The Samsung 900X is, in many ways, a perfect laptop. However, it is missing some key features that make it less than ideal for business customers. If you can work around these, though, it's a powerful and useful machine
Thin and light, great screen, powerful processor and plenty of RAM
Expensive, Windows 7 Home Premium, limited ports and docking options
£ 1300 (inc VAT)
Intel Core i5 1.4GHz processor, 4GB RAM, 128GB SSD, 13.3in LCD screen wuth LED backlight, HDMI out, 2x USB (1x2.0 1x3.0), Intel HD Graphics 3000MicroSD socket, Gigabit Ethernet, 802.11b/g/n, 6-cell Lithium, 6300 mAh battery, 2.9lbs,
Apple seems to have had the monopoly on stylish looking computers for quite some time. That's not to say there aren't nice Windows-based PCs out there, but Apple still leads the way in design.
As we've come to expect from the Koreans, though, Samsung wants to compete technically and stylistically, and we think it's done a pretty good job with the Series 9 laptop. The only problem is that the 900X not only looks as great as Apple's devices, it attracts a premium price tag too.
On the series 9 we're testing, that tag says £1,300. For that money you get an Intel Core i5 processor running at 1.4Ghz and 4GB of RAM. Storage is handled by a 128GB SSD while the graphics is still only the Intel HD integrated functions, despite the price,
While the 900X is a little more expensive than the MacBook Air, it's worth mentioning that the Samsung has a better stock configuration. The Air has a Core 2 Duo processor running at 1.8GHz, and 2GB of RAM as standard.
While it's easy to point out the obvious differences between a Mac and Windows PC, there are some more subtle things that make Macs nicer to use. The first is the exceptional boot-up time and smart sleep modes.
With MacBooks of all varieties, closing the lid puts the laptop into a battery-reserving mode that can make the machine last days on end, while still being able to spring back to life at a moment's notice.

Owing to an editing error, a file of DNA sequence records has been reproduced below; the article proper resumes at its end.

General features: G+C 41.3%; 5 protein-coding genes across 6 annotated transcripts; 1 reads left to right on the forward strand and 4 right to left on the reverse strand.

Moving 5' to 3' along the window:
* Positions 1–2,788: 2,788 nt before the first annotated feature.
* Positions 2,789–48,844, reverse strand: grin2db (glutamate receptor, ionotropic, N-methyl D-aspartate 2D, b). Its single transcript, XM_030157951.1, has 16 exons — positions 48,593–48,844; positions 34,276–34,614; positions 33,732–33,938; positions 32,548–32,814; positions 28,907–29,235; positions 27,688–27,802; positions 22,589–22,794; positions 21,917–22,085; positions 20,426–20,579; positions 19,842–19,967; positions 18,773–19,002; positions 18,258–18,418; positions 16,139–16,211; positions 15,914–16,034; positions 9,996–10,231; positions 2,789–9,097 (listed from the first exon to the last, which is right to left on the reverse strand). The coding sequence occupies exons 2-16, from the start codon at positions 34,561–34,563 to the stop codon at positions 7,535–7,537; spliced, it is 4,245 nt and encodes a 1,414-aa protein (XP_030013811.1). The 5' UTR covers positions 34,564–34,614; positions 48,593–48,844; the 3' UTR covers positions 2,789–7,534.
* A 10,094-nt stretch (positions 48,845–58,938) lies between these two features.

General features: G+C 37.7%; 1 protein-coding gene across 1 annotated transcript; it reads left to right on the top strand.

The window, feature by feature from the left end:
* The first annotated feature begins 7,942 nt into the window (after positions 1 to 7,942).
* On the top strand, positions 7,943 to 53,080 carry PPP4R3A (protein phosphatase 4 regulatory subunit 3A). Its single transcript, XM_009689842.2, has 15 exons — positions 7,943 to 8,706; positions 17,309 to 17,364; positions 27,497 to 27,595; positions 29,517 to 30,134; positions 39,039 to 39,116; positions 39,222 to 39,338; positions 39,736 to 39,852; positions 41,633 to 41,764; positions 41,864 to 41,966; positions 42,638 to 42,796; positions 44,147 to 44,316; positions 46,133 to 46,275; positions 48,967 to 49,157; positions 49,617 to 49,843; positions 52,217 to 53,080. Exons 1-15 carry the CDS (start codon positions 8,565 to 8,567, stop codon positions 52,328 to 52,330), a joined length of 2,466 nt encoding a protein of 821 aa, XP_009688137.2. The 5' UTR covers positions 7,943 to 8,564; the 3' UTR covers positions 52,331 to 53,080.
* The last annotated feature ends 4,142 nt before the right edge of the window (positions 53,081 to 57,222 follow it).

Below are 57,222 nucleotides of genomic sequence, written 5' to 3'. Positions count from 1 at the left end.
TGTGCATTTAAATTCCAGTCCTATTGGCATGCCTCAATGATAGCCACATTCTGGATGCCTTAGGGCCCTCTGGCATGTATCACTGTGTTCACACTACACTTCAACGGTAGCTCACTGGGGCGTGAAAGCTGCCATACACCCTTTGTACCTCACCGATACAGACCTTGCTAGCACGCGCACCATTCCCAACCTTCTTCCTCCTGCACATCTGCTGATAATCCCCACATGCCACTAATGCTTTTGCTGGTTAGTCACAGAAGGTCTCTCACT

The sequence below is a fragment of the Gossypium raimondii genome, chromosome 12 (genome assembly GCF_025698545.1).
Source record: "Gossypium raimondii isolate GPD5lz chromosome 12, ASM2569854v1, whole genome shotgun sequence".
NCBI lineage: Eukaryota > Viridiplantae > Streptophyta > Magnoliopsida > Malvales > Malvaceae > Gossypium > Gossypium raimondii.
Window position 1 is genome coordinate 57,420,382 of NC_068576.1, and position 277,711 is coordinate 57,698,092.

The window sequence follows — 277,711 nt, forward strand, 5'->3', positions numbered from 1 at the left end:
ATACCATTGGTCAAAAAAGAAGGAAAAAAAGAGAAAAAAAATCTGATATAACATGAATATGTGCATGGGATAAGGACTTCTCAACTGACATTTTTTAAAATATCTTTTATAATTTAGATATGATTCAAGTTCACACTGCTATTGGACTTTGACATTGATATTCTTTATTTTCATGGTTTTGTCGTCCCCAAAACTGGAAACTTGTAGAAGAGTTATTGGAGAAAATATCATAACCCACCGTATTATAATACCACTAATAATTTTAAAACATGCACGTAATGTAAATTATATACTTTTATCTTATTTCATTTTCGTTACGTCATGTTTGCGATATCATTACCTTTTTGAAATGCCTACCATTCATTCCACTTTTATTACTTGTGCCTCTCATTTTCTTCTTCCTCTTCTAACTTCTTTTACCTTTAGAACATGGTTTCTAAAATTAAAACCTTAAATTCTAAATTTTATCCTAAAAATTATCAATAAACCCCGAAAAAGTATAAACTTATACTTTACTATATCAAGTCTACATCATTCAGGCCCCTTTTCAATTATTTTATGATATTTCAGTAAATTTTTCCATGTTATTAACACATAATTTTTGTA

Sleep and boot
The Samsung seems to manage identical, or very close, performance. Shutting the lid puts it into a sleep from which it will wake very quickly when opened again. Great when you need to stop working suddenly, but don't want to waste time shutting down.
The 900X also scores well when it comes to boot time. From turned off to booting Windows can take as little as 15 seconds. This is thanks to the decent hardware spec, including its fast, silent SSD. This may push the price up, but when you've used a PC with an SSD, we think you'll resist going back to spinning platter drives.
Keyboard and trackpad
Another area where Samsung has followed Apple, but with much less success, is its trackpad. As with the MacBook, there are no buttons on the Series 9. Instead, mouse clicks are achieved by pressing the trackpad.
Mac users will know this works well on Apple hardware because there is no right click mandated by the operating system. Microsoft, on the other hand, makes quite extensive use of this feature so Samsung has opted to have the right hand side of the pad act as the right click, and the left as a left click.
Sadly, this just doesn't work when you want to right click on something that you've moved the cursor left to get to. It's not a show stopper, but having to remove your hand from the trackpad to shift over and right click defies the purpose of this system.
Samsung does, however, redeem itself with a pretty spectacular backlit keyboard. Again, this is something you'll find on Macs, and it's pretty handy for dark conditions where you can't quite see the keys properly.
Illumination is customisable, and we really think it works well. Typing on this keyboard is also a joy. The island-style keys are well positioned and large, everything seems perfect for typing and we found this machine's diminutive weight makes it an ideal laptop for using on the train.